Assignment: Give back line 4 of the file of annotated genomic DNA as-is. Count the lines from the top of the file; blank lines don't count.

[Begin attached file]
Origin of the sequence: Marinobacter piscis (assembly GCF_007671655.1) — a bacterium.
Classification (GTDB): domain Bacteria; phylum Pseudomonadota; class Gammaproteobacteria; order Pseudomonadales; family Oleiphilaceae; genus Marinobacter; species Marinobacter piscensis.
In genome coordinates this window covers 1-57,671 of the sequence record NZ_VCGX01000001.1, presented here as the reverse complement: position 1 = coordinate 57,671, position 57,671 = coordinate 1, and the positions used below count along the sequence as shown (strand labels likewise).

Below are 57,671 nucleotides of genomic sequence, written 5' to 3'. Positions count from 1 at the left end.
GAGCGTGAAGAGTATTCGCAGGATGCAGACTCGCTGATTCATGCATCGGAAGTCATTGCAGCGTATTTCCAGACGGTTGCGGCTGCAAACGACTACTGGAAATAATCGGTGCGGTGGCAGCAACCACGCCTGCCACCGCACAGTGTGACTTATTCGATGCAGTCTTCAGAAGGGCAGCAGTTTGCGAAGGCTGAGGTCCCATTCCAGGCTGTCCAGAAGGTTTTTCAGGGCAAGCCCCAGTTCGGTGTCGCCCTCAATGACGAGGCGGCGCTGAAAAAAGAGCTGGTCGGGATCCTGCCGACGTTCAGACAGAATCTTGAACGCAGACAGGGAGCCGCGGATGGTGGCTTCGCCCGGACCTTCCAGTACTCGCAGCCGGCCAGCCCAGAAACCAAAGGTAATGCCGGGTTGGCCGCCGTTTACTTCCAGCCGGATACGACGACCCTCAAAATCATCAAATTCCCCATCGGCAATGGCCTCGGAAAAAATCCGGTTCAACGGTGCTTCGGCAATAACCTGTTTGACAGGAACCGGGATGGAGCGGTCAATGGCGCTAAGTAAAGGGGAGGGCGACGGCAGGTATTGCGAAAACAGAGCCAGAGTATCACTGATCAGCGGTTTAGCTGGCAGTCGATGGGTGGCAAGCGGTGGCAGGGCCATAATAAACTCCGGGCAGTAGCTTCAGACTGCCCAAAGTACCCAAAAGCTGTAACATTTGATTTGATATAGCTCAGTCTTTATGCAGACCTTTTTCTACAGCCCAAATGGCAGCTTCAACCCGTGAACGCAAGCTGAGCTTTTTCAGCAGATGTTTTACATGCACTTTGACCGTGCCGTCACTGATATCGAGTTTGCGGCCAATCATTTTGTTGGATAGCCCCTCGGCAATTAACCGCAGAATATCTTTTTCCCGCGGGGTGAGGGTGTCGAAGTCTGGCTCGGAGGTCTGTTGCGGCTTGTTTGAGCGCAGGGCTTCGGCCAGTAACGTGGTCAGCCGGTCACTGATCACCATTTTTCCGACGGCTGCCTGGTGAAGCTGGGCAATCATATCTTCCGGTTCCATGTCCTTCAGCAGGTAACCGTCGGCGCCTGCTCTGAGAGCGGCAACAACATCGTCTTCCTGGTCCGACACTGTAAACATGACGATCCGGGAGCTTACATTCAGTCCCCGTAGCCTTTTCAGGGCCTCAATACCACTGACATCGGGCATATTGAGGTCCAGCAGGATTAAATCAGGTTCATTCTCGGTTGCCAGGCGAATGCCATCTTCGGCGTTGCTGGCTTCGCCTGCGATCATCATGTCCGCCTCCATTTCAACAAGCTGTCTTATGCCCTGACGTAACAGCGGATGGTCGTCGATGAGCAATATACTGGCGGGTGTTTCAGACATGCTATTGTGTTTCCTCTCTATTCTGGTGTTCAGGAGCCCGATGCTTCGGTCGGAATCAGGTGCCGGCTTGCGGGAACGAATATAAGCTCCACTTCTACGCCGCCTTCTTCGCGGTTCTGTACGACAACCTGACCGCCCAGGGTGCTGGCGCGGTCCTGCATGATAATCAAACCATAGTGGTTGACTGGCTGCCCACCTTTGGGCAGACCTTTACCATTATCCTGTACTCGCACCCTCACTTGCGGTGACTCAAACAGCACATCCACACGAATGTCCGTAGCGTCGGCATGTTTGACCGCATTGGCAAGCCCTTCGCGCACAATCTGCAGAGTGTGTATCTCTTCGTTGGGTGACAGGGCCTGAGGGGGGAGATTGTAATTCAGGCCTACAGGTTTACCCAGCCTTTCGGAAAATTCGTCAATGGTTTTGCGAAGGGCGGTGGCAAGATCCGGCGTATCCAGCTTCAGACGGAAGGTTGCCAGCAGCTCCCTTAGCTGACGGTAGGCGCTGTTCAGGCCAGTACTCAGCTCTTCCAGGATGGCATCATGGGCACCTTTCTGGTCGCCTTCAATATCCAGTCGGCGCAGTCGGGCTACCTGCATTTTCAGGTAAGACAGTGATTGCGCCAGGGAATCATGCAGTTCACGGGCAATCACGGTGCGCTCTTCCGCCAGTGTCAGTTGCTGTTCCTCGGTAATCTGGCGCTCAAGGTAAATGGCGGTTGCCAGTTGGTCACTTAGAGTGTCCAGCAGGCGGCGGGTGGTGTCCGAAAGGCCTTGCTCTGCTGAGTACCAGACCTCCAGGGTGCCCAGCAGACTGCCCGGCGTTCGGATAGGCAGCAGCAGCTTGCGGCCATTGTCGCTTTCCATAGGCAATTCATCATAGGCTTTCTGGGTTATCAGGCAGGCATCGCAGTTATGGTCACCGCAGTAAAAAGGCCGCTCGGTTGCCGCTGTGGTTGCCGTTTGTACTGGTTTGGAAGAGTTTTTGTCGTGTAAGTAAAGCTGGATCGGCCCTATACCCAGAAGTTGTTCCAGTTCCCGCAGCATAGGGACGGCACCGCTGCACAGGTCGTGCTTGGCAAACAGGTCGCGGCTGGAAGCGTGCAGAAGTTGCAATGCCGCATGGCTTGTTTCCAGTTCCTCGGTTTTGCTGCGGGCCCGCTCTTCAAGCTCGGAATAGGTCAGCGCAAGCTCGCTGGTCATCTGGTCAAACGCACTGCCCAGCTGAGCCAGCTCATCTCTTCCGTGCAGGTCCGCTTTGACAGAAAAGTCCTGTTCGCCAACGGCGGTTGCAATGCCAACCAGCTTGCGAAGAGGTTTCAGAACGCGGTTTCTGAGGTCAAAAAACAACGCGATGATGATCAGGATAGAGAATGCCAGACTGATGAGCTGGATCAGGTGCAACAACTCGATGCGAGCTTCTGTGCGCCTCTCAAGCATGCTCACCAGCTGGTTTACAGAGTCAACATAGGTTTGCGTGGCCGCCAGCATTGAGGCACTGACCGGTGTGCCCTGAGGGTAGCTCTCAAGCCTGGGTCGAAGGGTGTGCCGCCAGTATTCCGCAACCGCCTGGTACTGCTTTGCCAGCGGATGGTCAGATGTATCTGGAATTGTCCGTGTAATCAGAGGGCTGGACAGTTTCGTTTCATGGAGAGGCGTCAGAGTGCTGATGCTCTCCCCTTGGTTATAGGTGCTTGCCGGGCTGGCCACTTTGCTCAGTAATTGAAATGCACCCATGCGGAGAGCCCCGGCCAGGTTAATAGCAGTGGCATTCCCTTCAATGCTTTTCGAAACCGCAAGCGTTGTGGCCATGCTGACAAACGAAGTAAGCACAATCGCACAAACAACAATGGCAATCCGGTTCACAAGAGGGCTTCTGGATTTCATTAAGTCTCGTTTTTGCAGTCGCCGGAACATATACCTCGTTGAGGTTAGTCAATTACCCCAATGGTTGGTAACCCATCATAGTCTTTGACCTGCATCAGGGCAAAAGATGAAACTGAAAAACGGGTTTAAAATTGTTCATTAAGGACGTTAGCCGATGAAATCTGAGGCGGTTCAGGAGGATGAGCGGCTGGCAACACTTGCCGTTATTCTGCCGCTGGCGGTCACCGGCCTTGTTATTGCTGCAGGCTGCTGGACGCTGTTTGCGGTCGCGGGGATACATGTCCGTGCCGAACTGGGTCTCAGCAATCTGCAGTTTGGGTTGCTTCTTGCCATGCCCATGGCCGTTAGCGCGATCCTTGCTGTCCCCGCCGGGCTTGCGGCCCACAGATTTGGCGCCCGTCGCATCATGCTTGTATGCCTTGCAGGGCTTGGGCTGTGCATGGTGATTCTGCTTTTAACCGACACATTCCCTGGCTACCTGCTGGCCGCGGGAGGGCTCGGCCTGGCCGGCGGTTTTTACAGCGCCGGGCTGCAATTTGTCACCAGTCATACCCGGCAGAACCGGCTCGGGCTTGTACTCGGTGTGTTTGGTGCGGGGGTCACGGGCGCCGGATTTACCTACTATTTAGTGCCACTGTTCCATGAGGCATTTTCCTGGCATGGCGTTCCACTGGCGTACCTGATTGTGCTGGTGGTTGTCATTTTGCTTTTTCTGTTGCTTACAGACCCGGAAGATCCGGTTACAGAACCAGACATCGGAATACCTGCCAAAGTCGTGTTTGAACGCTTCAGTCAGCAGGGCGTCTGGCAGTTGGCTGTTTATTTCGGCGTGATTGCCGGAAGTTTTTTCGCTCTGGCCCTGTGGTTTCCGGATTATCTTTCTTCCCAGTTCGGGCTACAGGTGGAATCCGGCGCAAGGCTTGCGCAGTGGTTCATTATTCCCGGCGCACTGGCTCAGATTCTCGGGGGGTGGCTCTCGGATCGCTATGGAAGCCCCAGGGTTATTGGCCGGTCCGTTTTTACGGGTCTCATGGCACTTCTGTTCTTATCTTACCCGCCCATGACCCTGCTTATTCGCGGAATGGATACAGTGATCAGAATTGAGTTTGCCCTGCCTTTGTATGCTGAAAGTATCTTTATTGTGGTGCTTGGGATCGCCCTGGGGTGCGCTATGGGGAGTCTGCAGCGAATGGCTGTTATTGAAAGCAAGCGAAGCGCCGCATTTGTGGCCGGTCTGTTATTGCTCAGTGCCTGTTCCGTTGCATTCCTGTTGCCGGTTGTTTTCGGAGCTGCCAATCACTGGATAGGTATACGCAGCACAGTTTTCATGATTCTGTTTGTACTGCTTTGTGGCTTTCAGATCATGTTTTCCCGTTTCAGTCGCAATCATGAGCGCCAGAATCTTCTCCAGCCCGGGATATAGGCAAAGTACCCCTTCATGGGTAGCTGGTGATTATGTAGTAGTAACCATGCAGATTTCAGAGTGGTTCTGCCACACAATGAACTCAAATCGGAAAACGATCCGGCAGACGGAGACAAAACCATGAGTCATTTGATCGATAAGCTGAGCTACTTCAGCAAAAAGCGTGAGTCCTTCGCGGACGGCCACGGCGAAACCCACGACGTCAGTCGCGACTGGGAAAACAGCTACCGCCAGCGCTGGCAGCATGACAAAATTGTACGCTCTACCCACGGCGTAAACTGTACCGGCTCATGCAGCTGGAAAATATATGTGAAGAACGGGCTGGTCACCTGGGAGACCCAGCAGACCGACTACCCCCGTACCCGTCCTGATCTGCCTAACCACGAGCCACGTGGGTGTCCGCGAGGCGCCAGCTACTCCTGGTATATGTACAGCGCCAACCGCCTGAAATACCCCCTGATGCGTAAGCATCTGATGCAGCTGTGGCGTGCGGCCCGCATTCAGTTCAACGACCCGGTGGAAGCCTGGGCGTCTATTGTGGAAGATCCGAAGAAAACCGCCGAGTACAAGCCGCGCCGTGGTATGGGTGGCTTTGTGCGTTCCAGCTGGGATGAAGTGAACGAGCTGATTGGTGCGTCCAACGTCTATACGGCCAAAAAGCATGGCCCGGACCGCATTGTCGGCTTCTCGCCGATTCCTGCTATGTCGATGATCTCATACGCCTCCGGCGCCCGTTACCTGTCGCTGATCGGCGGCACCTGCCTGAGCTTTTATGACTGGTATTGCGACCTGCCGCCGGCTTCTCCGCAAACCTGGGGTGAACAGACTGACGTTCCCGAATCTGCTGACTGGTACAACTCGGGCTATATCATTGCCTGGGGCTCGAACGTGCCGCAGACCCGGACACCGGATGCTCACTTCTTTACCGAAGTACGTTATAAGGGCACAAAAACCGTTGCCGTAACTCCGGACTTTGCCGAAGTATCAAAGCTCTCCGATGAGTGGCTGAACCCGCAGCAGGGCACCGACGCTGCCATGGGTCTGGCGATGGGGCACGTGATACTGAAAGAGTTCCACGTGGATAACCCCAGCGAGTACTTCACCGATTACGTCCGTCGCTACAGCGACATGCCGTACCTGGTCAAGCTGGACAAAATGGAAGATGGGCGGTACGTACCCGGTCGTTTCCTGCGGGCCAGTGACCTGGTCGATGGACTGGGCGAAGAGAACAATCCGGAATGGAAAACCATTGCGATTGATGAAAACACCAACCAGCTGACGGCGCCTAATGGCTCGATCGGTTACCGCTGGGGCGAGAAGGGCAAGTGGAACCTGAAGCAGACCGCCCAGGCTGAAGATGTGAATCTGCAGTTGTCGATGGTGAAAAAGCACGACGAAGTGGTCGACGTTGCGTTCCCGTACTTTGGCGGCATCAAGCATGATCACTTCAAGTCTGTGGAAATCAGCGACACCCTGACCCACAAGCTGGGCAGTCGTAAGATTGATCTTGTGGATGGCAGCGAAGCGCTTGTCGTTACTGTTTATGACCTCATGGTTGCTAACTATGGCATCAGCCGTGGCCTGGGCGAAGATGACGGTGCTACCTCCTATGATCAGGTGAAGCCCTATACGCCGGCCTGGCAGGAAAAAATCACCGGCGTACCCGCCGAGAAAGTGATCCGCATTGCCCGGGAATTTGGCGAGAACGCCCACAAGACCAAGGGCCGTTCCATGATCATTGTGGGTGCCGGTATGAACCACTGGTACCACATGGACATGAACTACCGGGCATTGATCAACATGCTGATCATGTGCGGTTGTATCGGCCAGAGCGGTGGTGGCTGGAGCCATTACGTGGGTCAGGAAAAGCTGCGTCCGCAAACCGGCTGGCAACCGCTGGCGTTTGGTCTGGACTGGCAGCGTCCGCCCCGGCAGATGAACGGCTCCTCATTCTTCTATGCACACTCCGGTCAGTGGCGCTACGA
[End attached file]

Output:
Below are 57,671 nucleotides of genomic sequence, written 5' to 3'. Positions count from 1 at the left end.